September 19th, Sunday
Portaged into the Boundary Waters today using the 320-rod Skipper/Portage Lake entry point. Because I double portaged it, total 15,390 feet of hiking. Now that’s a long portage.
The leaves on the portage were turning colors as most of them were younger bushes and trees; the tallest pines and birch were all blown down and charred from a burn. The trail itself was being closed in by a tremendous amount of growth energized by an open canopy that allowed the sun to beat down. About a third of the way across I passed moose tracks, and about half of the way across I crossed an old road.
The wind is blowing hard tonight, but its sound in comforting. I felt some dread coming into the BWCAW today, and I’m not sure why. I guess I was just anxious to get into the woods. The plan is that I’ll canoe solo until Ilena can meet me on Friday for the weekend.
The campsite is nice but full of blow down, the grill overlooks the lake and sits on a large slab of Canadian Shield. Viens of harder rock rise from the surface of the rock and flow into the water. The trees are turning yellow and red on the way to the privy. I found a freshly downed birch tree and cut some bark off of it to save as a fire starter or to turn into a mini birch bark canoe.
September 20th, Monday
Boot sucking swamp
sucked my boots off;
The portages are what made today stand out. Each one was over 100 rods and each ended in a narrow east-west lake. Palisades of fractured granite surrounded Rose Lake, the most beautiful of them all, and trees in red and yellow fall color hung on and toped the palisades. Some of the cliffs rose sixty to seventy feet overhead.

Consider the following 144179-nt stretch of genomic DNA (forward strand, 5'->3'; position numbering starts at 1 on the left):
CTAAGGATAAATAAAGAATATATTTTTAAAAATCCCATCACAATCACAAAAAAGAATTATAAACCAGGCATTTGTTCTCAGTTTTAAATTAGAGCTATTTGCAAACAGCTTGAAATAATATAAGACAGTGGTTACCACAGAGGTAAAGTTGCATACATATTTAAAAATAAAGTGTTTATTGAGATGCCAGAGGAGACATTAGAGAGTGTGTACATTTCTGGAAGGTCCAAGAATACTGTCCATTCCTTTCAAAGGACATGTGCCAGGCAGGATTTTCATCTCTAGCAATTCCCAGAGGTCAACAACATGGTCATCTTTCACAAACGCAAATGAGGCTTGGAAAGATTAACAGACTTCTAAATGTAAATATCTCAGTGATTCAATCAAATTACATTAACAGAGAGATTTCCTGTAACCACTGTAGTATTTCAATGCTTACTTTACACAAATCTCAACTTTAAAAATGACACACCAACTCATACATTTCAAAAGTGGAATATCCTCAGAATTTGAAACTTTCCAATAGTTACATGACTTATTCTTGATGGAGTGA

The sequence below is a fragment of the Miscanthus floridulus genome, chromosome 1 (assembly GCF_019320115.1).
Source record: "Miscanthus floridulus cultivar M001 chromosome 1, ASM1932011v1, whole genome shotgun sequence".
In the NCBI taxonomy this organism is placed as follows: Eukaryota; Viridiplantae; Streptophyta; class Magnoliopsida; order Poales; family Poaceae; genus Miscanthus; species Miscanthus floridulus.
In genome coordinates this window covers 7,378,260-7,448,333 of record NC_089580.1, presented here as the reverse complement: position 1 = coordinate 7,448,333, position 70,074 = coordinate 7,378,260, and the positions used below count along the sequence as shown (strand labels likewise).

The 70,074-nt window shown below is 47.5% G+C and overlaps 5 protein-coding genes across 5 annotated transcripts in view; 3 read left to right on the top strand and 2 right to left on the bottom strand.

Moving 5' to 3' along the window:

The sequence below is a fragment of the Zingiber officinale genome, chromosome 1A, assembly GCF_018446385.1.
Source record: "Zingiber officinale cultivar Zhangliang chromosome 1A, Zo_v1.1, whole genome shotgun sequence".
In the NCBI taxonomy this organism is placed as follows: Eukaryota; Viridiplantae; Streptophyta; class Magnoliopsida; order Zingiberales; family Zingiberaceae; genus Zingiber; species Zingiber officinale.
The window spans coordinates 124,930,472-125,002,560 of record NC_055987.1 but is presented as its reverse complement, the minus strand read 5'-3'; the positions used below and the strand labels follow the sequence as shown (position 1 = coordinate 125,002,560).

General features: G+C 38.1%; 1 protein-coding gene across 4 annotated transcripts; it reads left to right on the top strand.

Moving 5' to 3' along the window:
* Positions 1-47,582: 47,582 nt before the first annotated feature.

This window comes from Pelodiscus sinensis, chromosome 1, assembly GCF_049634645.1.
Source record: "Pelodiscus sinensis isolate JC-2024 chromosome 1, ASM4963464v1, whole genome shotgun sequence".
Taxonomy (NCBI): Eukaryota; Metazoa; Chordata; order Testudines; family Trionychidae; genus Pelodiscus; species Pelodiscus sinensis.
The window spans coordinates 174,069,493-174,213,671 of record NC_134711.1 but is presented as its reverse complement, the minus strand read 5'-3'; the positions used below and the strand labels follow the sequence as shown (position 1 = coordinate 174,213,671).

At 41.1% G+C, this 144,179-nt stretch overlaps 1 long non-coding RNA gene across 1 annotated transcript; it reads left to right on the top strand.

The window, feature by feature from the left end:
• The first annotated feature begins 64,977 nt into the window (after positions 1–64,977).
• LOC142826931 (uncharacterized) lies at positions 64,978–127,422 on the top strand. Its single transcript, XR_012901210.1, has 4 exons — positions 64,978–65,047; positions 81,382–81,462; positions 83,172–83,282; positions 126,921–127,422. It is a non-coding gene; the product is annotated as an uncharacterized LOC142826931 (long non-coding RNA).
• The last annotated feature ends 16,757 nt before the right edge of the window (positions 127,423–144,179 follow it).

Much like yesterdays portage, todays took me through blow down areas. Looking to the north or south would present a view of trees torn from the ground and laid one on top of an other in no real pattern. The few trees, sporting only crowns, left standing contrasted with the sky. I’d say out of every 100 trees, one still stood. They looked naked with only a crown and then below only stubs of branches remained on the trunks. A few standing trees were just trunks standing dead.
In all this destruction, new brush tangled the ground and encroached on the trail. This new brush- future trees was full with the vibrant read and yellows of fall. Life rebounds after destruction.
September 21st, Tuesday
cold fall rain,
defiant under a tarp,
listening to Ani DiFranco
The rain started in the middle of the night and has continued all day. It took a lot of energy to get up and put up a tarp, but at 10:30, I managed to get up and do it. Now, I’m sitting under my gray tarp under a gray sky, watching the rain pit the surface of the gray lake – Long Island Lake.
It is in the 60s and I’m slightly chilled, but have no desire to get into my sleeping bag in my tent. I brought a radio with me on this trip and now at 1:00 find myself listening to Ani DiFranco playing songs live, cuts from her songs, and an interview.
Soon, I’m going to have to duck out of the tarp, walk to the water’s edge, sit on a rock, and pump water.
The radio says it should stop raining tonight, but if it doesn’t, I have to paddle tomorrow anyway to meet up with Ilena on Friday.
September 22nd, Wednesday
sitting eating dinner
an otter runs by
stinky fish head in its mouth.
This morning the sun made a less than gallant effort to breach the clouds, but then gave up at the same time I put my boat into the water. It tried again later, but the clouds won out.
Another gray and dreary day, but with no rain so far, except for a small bout. Because I don’t really have far to go to meet up with Ilena on Friday, I took a campsite on South Temperance Lake. It’s the one, I’d wanted to have last fall. As a mater of fact, my route today followed two trips I’d taken in the past.